Stare at something long enough, it's bound to piss you off.
I mean, think about how many Sherlockians come into the hobby because they love stories about Sherlock Holmes, read every Sherlock Holmes thing they can, and then eventually start hating on pastiches because they all do the same things over and over.
We just weren't meant to keep our eyes focussed in one direction all the time. Sure, we want to look at the view that gave us pleasure a second time, and a third. We're hard-wired to return to a source of satisfaction. We can't help it. But inevitably, you go to that well too many times out of habit, and then get angry because it isn't the same bountiful well it was thirty years before.
With that preface, let me say a few things about Daniel Day Lewis.
I hate Daniel Day Lewis.
I go to see movies every week. Daniel Day Lewis makes a movie every two to three years. Already, we have a slight issue. I seem to remember liking him in 1992's The Last of the Mohicans, but past that, he hasn't really done anything that made me want to buy a ticket just to see a movie for him alone. He's the British-born son of a poet laureate and the actress-daughter of a studio head, who has played so many Americans that I don't think of him as having an English accent.
And for twenty-five @#&%ing years now, people have been saying he should play Sherlock Holmes.
The dude does one movie every two or three years and is not going to take a role so commercial that Robert Downey Jr. did a three-movie series from it. What's D.D.L. got left in him, now that he's sixty? About six or seven more movies, if he doesn't slow down even further? And Ian McKellen has grabbed the best old man Holmes story for this generation already.
Besides, old man Holmes? We finally . . . finally . . . get a Sherlock Holmes young enough to be A Study in Scarlet appropriate, he's wildly popular, and going back to middle-aged and older Sherlocks is something we think is a good idea? Really, I think Daniel Day Lewis would be happier playing Josiah Amberly, a miserable old man, that Lewis could just act the hell out of. Give us a younger actor we haven't noticed before as Sherlock and let D.D.L. win an Oscar for the story of a weepy widower who was betrayed by the two people closest to him.
That's what the Oscar crowd wants anyway -- adaptations of Victorian tales that focus on miserable folk like Lady Brackenstall or Hilton Cubitt. (If you can't win an Oscar with a character named "Hilton Cubitt," you just aren't trying. It's the "Reynolds Woodcock" of the Canon.)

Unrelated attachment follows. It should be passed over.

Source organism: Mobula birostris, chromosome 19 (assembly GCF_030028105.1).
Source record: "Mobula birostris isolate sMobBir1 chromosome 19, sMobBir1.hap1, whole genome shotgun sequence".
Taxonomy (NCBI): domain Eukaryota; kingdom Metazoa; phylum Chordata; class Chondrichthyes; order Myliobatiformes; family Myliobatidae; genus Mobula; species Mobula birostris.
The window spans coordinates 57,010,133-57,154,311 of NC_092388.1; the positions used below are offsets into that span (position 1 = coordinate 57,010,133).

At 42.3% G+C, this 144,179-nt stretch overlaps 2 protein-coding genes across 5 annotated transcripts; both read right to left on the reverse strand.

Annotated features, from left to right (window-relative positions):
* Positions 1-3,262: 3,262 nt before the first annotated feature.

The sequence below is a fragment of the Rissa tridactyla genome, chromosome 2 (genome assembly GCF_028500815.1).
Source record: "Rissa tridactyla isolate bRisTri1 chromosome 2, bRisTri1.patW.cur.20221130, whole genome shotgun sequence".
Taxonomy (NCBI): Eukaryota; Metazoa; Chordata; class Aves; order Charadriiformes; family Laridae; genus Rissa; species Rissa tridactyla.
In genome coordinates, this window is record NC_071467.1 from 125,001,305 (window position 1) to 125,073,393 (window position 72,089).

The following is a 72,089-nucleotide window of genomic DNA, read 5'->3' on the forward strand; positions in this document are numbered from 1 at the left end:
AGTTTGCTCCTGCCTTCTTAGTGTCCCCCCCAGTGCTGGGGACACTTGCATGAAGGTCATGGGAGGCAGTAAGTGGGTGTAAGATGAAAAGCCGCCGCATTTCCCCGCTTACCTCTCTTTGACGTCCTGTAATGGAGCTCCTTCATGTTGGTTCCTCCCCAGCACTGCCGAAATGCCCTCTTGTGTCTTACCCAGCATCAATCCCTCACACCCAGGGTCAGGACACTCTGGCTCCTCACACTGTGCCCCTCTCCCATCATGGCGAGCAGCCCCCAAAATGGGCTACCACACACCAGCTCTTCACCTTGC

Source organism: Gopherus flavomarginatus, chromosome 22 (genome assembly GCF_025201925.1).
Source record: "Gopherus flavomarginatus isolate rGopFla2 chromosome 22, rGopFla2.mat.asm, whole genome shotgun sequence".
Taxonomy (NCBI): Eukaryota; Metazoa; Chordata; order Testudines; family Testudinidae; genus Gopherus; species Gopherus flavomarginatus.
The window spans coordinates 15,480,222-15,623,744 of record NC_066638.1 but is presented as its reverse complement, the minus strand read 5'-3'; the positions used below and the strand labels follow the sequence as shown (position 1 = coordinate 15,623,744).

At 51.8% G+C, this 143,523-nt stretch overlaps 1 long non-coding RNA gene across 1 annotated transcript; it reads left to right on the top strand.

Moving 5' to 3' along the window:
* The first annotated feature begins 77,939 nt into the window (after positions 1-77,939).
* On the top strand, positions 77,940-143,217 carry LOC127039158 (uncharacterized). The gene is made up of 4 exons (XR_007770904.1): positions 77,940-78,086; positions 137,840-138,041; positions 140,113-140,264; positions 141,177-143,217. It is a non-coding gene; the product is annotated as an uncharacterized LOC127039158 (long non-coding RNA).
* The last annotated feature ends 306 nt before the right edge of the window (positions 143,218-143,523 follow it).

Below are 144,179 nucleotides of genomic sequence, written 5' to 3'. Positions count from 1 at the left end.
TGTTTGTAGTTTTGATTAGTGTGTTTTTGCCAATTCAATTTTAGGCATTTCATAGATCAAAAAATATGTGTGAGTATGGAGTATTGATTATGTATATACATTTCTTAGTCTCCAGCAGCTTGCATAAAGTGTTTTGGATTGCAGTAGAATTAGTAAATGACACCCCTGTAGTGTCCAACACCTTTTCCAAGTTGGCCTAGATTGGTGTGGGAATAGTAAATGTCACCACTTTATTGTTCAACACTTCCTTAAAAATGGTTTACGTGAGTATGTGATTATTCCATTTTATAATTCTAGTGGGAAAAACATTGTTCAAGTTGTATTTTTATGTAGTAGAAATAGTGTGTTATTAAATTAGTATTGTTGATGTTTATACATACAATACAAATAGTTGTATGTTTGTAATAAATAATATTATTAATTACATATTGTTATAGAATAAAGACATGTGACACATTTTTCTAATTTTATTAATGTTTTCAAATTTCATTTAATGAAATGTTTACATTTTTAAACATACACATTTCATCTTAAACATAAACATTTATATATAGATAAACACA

Wait . . . excuse me for a moment, I just learned that Daniel Day Lewis was in The Unbearable Lightness of Being before I knew who he was. I still remember that day. That theater. My two companions, one of whom talked us into seeing that thing. It was the seasonal affective part of the winter of 1988, and . . . but I digress. The Unbearable Lightness of Being . . . grrrrrrrrrrrrr.
I would pay full IMAX ticket price, complete with a full tub of popcorn and bucket of soda, to see George Clooney in the Sherlockian equivalent of Batman and Robin before I would set foot in a living room with a Daniel Day Lewis Sherlock Holmes movie playing on Netflix. I would binge-watch all of CBS's Elementary with a full commentary track by Nigel Bruce's Watson, who would not even understand what he was seeing and probably go off on a reminiscence of getting his hand caught in a cookie jar, before I would let a YouTube video with a "You can skip this video in 5 . . . 4 . . . . 3 . . ." play a D.D.L. Sherlock movie preview for those five finger-on-the-skip-button seconds. I would even go so far as to start kung fu fighting in that levitating Crouching Tiger, Hidden Dragon style with every single Sherlockian who says the words "All Sherlock is good Sherlock!" on principle alone after Daniel Day Lewis won the best actor Oscar for playing Sherlock Holmes, because, hey, we're in a fantasy world now and I have crazy ninja skills.
So, you see, basically, being a Sherlockian for a very long time has its side effects, not all of them pretty. It's like staring at the sun for too long, except with fits of rage instead of devastating blindness. Fortunately, today is Saturday, and I can wander off and do non-Sherlock things for a time and regain my composure, possibly even letting Daniel Day Lewis's prospective future roles give light to some other Sherlockians' hope for the future of film.
But about that royal wedding . . . .